1. Dream HUGE You’ve heard of hurdler, wait, bobsledder Lolo Jones, right? She made it to the Olympics but tripped over a hurdle in 2008, failed to medal in track in 2012, then turned up at Sochi on the bobsled team. This is a woman who will change sports in the name of gold. Jocks have pie-in-the-sky ambitions that can’t be crushed. And while you may have no illusions of stepping onto a podium, setting loftier diet and exercise goals can help you succeed. In a New England Journal of Medicine study, people who set out to reach a self-described dream weight lost more pounds than those who aimed for a number they defined as acceptable. The theory? It’s tough to get (and stay) excited about a lackluster achievement. “When the result is modest, it can undermine the optimism and motivation it requires to achieve that result,” says study author Krista Casazza, Ph.D., assistant professor in the Department of Nutrition Sciences at the University of Alabama in Birmingham. What that means for you? Even if you’re just on ramping at CrossFit, make the end game deadlifting twice your weight. Chances are, you’ll actually do it.
2. But practice small Say you’re Tom Brady. Your sights are set on the Super Bowl, but there are more than a few games to win beforehand. While the long-term objective doesn’t go away, you have to move the needle every day. “Pro football players call it chopping stone,” says David Epstein, author of The Sports Gene: Inside the Science of Extraordinary Athletic Performance. “You’re chipping away at something over time with small goals instead of solely thinking about the big win at the end.” For Brady and the New England Patriots, that means beating their Week 1 opponent, then projecting to next Sunday’s game and the following Monday-night matchup. Each victory builds upon the next, helping the team gain momentum. Gym goers have a different mind-set. They see a workout as finite: “Yay, I survived that 30/60/90 class. I’m done.” Connect your dots. Realize that today’s intervals will prep you to crush tomorrow’s long run, and both will carry you across that half-marathon finish line with a PR—it’s all a process.
3. Be an athlete 24/7 If you put her in a pair of Choos and hand her a glass of Champagne, Maria Sharapova doesn’t suddenly stop being a four-time grand slam champion. “My swim coach in college told us we are athletes 24 hours a day and that as athletes, every choice—from what to eat to when to go to bed to whether we stretch and foam-roll—affects our daily performance and the final outcome,” says Sara Isaković, a 2008 Olympic silver medalist in the women’s 200-meter freestyle swim and a psychiatry research assistant at the University of California in San Diego.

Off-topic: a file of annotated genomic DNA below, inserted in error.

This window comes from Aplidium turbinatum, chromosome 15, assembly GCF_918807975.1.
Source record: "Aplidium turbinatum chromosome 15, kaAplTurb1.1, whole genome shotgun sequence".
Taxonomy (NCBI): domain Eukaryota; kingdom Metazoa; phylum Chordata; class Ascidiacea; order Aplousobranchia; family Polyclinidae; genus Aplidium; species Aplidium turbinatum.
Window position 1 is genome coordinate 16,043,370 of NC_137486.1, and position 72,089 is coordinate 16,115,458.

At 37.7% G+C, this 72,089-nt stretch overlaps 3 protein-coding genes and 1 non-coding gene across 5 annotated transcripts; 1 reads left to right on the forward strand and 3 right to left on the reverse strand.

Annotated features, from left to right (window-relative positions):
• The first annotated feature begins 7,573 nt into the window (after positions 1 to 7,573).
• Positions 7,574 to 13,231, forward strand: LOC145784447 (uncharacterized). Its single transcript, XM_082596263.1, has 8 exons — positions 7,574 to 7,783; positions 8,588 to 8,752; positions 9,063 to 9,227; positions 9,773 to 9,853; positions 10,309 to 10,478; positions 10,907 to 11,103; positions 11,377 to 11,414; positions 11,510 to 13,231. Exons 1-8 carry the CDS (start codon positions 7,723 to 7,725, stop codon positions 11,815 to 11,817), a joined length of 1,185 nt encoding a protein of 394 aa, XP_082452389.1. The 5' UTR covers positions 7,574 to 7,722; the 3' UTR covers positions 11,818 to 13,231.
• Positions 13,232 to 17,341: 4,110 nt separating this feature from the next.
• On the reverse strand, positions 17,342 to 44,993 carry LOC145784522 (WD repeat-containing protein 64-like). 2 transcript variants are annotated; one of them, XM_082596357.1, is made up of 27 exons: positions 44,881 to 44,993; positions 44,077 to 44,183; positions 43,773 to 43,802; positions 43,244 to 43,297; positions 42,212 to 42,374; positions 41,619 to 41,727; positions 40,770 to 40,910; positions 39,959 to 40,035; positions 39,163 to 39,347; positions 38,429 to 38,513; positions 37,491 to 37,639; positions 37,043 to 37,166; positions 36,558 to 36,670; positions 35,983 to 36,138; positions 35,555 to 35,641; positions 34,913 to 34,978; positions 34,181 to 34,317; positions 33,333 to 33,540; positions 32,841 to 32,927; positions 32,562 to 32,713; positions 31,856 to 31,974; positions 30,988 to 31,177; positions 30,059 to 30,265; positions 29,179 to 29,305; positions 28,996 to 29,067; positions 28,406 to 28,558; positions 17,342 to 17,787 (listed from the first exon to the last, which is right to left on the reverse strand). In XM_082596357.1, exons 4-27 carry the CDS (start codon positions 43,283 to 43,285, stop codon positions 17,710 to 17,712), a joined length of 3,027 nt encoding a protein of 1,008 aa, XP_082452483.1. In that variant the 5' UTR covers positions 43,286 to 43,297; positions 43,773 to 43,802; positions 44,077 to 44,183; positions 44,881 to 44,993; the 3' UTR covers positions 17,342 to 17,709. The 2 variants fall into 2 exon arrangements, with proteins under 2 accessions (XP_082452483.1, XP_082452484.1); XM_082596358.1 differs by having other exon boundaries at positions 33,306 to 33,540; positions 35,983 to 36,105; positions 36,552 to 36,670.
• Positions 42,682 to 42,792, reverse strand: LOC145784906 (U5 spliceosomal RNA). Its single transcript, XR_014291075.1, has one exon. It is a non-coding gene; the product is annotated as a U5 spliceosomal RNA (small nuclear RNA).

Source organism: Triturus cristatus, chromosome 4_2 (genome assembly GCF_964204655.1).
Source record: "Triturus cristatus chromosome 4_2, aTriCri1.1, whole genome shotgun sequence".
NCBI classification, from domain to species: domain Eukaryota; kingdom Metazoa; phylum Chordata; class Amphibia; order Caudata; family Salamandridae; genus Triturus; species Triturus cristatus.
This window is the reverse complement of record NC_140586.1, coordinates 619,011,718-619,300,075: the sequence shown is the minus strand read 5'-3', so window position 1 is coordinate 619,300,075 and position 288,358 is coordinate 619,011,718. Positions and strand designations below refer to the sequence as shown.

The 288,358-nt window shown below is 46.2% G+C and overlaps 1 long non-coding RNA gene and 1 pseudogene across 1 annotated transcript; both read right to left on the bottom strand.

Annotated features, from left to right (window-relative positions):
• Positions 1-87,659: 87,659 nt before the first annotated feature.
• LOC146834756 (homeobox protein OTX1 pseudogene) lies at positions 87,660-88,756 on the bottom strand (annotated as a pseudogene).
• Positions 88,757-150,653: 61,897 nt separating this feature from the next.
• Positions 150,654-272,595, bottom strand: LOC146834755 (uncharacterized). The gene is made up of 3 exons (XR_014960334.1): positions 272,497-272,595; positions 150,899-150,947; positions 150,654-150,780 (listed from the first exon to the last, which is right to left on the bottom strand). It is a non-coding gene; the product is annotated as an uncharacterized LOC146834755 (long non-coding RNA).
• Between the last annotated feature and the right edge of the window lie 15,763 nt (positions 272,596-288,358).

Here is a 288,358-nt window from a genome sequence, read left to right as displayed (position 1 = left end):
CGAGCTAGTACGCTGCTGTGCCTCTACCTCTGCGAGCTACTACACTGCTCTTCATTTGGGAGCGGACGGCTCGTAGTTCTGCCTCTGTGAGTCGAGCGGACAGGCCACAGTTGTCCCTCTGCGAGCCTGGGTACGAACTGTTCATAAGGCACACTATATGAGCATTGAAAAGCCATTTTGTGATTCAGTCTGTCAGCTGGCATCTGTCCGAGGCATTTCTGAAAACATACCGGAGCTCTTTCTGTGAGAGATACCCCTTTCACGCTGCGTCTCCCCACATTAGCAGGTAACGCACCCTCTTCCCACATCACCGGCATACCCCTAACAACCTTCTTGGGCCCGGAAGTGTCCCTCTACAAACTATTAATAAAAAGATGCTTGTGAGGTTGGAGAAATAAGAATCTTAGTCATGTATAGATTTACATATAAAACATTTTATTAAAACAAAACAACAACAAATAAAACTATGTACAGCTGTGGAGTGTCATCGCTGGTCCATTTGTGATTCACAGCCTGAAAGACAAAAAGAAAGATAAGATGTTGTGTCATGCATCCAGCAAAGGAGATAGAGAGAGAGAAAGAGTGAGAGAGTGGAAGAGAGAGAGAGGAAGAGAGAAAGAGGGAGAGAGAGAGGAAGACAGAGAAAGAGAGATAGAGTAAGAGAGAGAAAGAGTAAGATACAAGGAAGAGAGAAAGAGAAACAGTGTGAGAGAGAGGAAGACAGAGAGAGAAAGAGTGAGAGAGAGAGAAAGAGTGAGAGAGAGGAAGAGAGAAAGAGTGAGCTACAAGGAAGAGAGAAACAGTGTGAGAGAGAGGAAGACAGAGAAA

OK, your final outcome isn’t Wimbledon, but your choices matter, too. It’s midnight. You’re tempted to cue up that sixth episode of Orange Is the New Black. Ask yourself: What would Sharapova do? Probably go the hell to bed so she could wake up for 5:45 a.m. boot camp. “Identifying yourself as an athlete has a way of revealing bad habits that could be holding you back,” says Jim Afremow, Ph.D., author of The Champion’s Mind: How Great Athletes Think, Train, and Thrive. And somehow it’s less naggy and annoying to pass up a second glass of wine or skip the sugary dessert when you frame it as a workout saboteur versus a no-no.
4. Really feel the burn Athletes get comfortable being uncomfortable. They anticipate the pain of a bonkers workout and embrace the fact that it’s going to suck at points. Very different from us regular folks who freak out or shut down at any sign of exercise unpleasantness. “A lot of people panic when they experience any discomfort in their bodies,” says Epstein. “Elite athletes do the exact opposite—they program themselves not to be rattled. You can see that on pain-threshold tests of elites; they become accustomed to the pain, and even while their bodies are in distress, their minds aren’t. You can learn to do that just as you do any other part of training.” How? You don’t fear the hurt. Instead of backing off when breathlessness takes hold during a sprint, tell yourself, Relax. I know I’m going to be fine. This is not too hard for me, and I can do this. Then take your speed up one notch. Your body already knows it can handle the challenge. You’ve just got to prove it to your brain.
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